I wish the heavens 'Good Luck' upon your arrival!

Wednesday 18 February 2015

Wednesdays With Jax - Bet

Howdy Ho Everybodies!

We're back at North Wapiti Kennels central and getting back into the swing of things.

There's snow.

It's cold.

The Poutines of Anarchy have grown twice their size since we left... or it just seems that way.

I wanted to start a new "thing" called "Wednesdays with..." and invite one of the Pretty Curly Tails in for a bit of coffee, perhaps a snack, and interview them so everybodies out there in the bloggity blogosphere could get a feel for what it's like living on this side of paradise.

Today's special guest was Jax of the Poutines of Anarchy Litter.

Hi Jax!

Hi Auntie Bet!!!!!

Welcome to Wednesdays with Jax!  How do you like the small cloud?

I like it, it's very nice, it's comfy, it's cushy and all that... oooh tail!
Yes, that's your tail... so tell me, what did you and your brothers and sisters do while we were gone?

Ummmm..... we played... and ummmmmmm... itchy ear, itchy ear
That's nice, um... can you look at the camera while we do the interview sweetie?

OOOH what's that up there?  The sky isn't blue up there, and there aren't any birdies...
Um, no, that's because we're in the house now...

House is nice, I like the house, the house is soft and squishy

Is that door made out of a tree?  That's a nice looking tree door.

Um... did you ask me a question?
Ok, since this isn't going very well, let me come over there and interview you, ok.

Ok Auntie Bet come on over
Ok, so what did you... um... what are you doing?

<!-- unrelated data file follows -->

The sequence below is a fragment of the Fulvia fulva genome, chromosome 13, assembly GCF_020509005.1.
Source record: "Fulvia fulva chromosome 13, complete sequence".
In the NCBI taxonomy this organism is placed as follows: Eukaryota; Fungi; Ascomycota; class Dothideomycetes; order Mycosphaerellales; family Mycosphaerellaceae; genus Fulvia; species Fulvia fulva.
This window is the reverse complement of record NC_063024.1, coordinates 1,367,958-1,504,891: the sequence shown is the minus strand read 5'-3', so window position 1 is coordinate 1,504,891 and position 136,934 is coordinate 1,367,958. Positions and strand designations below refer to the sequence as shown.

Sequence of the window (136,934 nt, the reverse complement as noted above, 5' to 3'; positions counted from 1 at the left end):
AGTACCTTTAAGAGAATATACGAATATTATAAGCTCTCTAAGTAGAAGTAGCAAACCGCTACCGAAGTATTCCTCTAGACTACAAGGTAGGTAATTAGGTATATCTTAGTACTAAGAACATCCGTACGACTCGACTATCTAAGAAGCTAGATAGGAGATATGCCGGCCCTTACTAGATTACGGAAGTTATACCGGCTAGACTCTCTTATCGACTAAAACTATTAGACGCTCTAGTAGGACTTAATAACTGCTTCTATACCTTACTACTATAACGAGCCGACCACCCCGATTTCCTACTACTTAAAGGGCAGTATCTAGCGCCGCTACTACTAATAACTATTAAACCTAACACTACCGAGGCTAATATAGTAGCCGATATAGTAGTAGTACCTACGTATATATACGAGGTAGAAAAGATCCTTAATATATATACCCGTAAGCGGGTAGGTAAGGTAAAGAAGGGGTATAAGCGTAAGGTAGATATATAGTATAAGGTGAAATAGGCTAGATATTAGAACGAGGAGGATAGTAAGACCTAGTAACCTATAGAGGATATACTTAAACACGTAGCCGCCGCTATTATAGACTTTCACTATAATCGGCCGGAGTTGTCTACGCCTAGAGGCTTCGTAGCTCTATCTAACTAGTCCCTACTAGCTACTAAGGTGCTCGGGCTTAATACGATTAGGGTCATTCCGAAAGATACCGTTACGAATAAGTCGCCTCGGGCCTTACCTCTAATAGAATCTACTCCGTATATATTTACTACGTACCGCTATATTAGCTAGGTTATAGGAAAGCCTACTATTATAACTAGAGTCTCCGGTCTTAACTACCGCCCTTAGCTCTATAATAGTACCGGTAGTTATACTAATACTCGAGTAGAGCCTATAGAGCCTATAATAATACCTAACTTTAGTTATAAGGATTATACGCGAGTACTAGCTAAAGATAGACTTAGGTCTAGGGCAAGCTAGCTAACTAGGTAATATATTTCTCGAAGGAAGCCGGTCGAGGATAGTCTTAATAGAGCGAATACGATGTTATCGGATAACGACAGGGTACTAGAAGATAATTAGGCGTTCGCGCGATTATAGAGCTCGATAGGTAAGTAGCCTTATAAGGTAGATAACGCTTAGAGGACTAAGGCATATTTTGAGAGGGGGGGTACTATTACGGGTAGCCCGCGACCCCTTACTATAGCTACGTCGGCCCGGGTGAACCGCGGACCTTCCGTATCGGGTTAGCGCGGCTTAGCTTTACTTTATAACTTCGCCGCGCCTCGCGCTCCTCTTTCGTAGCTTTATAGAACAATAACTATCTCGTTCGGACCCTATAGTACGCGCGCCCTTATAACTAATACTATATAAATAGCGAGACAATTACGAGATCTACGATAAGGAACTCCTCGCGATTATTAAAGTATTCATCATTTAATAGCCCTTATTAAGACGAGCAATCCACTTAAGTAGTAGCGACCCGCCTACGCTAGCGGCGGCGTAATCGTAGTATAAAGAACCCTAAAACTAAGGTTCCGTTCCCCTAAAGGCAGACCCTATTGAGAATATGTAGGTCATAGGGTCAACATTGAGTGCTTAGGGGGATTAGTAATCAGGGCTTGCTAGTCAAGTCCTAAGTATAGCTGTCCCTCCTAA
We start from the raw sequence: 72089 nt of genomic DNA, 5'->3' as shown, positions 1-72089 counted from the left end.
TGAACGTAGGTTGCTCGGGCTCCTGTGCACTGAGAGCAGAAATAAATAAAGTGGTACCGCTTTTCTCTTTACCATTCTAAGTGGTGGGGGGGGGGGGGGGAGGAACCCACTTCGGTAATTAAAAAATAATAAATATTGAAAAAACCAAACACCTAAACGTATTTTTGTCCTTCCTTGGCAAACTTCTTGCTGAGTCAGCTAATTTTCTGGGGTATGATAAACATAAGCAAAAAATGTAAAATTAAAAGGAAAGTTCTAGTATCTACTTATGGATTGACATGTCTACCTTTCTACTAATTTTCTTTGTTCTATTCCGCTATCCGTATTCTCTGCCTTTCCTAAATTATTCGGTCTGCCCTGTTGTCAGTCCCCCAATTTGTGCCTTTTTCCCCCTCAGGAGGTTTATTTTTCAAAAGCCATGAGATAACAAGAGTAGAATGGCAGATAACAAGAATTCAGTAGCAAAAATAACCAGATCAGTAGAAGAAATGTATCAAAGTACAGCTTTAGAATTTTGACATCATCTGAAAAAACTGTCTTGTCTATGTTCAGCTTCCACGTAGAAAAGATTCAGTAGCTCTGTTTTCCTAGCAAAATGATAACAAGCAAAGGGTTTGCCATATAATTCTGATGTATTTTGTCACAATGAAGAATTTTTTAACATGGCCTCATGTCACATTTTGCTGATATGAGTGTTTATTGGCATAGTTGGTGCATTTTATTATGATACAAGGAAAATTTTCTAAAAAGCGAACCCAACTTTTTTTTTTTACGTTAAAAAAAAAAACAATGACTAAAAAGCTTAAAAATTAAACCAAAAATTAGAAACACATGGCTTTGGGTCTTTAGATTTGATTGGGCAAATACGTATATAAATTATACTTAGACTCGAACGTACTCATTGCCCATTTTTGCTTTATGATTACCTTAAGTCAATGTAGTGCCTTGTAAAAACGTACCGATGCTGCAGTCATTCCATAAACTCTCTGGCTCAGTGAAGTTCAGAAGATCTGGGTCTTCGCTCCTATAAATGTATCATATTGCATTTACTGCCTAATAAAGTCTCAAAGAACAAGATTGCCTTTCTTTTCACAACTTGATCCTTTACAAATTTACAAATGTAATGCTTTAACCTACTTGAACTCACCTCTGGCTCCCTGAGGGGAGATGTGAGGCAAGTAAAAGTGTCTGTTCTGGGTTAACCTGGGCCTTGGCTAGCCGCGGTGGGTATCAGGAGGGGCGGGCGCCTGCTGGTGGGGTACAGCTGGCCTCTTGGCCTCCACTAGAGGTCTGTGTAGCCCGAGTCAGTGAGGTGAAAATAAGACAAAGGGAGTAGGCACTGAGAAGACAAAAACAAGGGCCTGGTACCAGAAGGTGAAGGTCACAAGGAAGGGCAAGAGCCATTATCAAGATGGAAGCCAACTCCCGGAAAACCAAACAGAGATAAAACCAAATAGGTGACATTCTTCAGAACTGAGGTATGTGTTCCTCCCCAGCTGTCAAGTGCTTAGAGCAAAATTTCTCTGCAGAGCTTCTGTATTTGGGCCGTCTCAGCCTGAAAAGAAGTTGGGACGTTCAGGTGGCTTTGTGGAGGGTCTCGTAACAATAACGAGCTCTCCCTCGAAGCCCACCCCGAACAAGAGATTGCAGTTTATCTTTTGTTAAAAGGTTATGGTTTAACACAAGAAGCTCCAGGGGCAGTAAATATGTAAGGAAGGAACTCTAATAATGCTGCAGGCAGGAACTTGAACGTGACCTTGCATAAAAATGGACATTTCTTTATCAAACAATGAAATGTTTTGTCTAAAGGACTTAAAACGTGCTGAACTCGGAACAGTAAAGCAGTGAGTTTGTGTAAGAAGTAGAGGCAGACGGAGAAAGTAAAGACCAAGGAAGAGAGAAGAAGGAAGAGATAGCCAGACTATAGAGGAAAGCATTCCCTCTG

Don't climb on me, I'm trying to interview you!

Were you eating some kind of tasty jerky treats lately?
No, no I wasn't... haven't had... hey I'm interviewing you!
Look at your FABulous collar, where did you get this fabulous collar!
Um... it's my good collar, the kind I wear when I want to feel special and...
I want it, I don't have a collar that nice, can I have it???
You don't have to yell at me Auntie Bet!
I'm sorry Jax Poutine, come back so we can.... ugh... what are you doing now???
There's a toy back there!
I'll give you the toy in a bit, we have to oooooof
I smell jerky treats again Auntie Bet!
Ok, so maybe I had a few jerky treats on the trip back here
They smell so tasty!
Well... um, yeah, they were
Got any more????
No, no sadly they're all gone, there were only a few... dozen... sorta
That's ok, I still love you Auntie Bet
geez... I'll get the Musher to order some more... just don't tell the other Poutines, ok?
Yep, mum's the word Auntie Bet... as long as I get the whole bag!
Sigh... please join us next Wednesday for Wednesdays with just me, laying on my cloud...

Interviewing is very tiring.